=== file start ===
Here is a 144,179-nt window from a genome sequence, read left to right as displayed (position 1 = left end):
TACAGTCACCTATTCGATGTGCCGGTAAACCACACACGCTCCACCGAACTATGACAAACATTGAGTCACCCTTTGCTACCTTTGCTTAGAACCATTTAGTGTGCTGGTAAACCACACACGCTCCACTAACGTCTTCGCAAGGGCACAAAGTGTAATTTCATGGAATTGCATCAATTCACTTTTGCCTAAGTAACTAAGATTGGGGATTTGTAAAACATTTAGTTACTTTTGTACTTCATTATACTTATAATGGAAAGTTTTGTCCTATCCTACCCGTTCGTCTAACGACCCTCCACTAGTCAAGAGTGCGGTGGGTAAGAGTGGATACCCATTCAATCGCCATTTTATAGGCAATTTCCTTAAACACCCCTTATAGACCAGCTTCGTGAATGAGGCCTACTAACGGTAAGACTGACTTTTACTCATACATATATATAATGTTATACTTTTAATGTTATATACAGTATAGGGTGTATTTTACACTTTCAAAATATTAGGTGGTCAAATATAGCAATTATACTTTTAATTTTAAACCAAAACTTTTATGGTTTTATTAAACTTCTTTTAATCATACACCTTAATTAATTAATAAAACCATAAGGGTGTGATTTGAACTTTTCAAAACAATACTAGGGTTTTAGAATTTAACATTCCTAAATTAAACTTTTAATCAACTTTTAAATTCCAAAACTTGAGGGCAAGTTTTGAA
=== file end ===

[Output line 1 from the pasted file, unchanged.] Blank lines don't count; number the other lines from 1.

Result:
Here is a 144,179-nt window from a genome sequence, read left to right as displayed (position 1 = left end):